The Powers/Abilities of the Saints

I have heard it said from various Catholics (when praying to saints): “Saint so-and-so, please protect me”. Or “Please protect them from random something

Which got me wondering…what exactly *are *the abilities of the saints? I realize that saints like Saint Michael (who is an angel) have the ability to protect, but what about regular human saints? How can they protect, since they were merely humans in life? I mean humans can protect as well, sure, but humans are limited. For instant, a mother can’t always protect her child, as much as she wants to. Do saints help people themselves? Or do they pray to God and ask Him to help the living in question?

Is there a diffrence between cannonized saints and their abilities to help the living compared to the “regular” departed saints of the church (AKA deceased Christians, like your average good Christian grandmother)?

I realize saints are not as powerful as God; they are not everywhere and they do not see everything. I was just wondering what the Church taught regarding their abilities.

their power lies in their ability to intercede with God. All of the saints, except for the BVM, are just spirits.

Scott

How the saints live, so they live in Heaven. A doctor saint is patron of doctors. A saint who patiently suffers from the flu is the patron of flu victims. This is one reason why we must be holy. As we respond to God’s graces now, so we will be vessels of said graces in Heaven. Meditation on Mary Mediatrix will help you better understand this.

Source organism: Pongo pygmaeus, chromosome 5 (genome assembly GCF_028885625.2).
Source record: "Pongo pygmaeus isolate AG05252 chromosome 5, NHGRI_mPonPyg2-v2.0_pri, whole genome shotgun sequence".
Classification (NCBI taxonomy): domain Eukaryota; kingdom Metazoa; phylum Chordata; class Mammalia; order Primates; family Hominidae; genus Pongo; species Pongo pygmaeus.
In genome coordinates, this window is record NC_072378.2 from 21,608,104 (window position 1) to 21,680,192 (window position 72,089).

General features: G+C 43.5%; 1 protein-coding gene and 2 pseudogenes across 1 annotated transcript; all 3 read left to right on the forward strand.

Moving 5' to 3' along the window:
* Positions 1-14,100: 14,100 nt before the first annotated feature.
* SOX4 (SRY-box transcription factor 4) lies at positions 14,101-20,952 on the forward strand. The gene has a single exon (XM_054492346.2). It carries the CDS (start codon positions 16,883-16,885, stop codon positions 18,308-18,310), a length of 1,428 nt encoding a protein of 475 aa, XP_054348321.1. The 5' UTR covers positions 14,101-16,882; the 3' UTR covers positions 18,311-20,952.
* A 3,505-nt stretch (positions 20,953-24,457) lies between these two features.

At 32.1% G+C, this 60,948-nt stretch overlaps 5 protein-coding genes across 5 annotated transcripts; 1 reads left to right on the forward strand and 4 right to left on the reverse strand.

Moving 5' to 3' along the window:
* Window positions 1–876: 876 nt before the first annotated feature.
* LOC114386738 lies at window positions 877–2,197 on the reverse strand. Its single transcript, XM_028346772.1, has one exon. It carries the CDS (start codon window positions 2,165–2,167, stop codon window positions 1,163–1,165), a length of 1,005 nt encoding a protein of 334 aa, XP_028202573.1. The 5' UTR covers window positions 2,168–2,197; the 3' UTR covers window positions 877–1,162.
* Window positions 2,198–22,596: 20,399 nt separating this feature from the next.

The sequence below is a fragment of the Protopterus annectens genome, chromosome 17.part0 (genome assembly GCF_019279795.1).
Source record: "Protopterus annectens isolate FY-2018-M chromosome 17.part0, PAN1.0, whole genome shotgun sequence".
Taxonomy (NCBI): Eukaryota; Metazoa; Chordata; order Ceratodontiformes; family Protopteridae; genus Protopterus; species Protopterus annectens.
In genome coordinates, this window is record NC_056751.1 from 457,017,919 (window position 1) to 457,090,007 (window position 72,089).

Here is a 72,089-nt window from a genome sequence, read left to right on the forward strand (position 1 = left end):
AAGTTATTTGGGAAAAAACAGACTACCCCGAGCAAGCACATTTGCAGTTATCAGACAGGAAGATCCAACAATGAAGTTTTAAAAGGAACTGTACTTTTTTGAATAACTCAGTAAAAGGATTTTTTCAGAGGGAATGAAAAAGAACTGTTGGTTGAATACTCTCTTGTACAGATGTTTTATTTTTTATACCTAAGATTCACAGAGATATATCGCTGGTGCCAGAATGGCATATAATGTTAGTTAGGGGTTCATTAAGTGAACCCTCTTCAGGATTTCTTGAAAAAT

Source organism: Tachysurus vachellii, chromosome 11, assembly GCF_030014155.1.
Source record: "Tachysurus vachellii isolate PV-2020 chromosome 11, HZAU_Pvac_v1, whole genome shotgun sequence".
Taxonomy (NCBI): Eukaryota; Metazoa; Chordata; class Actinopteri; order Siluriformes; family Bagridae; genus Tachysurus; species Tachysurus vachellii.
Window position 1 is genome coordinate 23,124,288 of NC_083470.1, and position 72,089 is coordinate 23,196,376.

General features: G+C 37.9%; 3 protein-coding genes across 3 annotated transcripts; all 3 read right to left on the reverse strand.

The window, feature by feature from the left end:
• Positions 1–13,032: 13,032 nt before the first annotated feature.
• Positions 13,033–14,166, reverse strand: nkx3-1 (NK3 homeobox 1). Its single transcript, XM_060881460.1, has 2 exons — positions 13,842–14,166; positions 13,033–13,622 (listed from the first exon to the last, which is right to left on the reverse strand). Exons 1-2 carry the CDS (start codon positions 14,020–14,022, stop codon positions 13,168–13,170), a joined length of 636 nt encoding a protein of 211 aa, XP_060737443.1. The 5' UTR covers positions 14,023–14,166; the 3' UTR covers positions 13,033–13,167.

I asked St Jude to pray for me several times and his prayers were answered for me.

Having a Saint pray for you is a beautiful thing.

Sainthood is not determined by the pope; sainthood is only officially recognized by the pope through the canonization process of the Catholic Church. In other words, all people who die in God’s friendship become saints. Canonization is an infallible statement by the Church that the saint is in heaven. - source

So the only difference between a “regular” saint and a canonized one is that we know for a fact that the latter are in heaven (canonization currently requires 2 miracles as proof.) While we can privately invoke the intercession of anyone we hope is in heaven or purgatory, a person cannot be invoked in public prayer—prayer done under Church auspices—until the Holy See has declared the person blessed.

Keep in mind that any ability or power attributed to any saint comes from God. No one has any power of their own except Him. So know that when we pray to the saints or the Blessed Virgin Mary, we know that it all ultimately flows from God alone.

*The intercession of fellow Christians—which is what the saints in heaven are—also clearly does not interfere with Christ’s unique mediatorship because in the four verses immediately preceding 1 Timothy 2:5, Paul says that Christians should interceed: “First of all, then, I urge that supplications, prayers, intercessions, and thanksgivings be made for all men, for kings and all who are in high positions, that we may lead a quiet and peaceable life, godly and respectful in every way. This is good, and pleasing to God our Savior, who desires all men to be saved and to come to the knowledge of the truth” (1 Tim. 2:1–4). Clearly, then, intercessory prayers offered by Christians on behalf of others is something “good and pleasing to God,” not something infringing on Christ’s role as mediator. * - article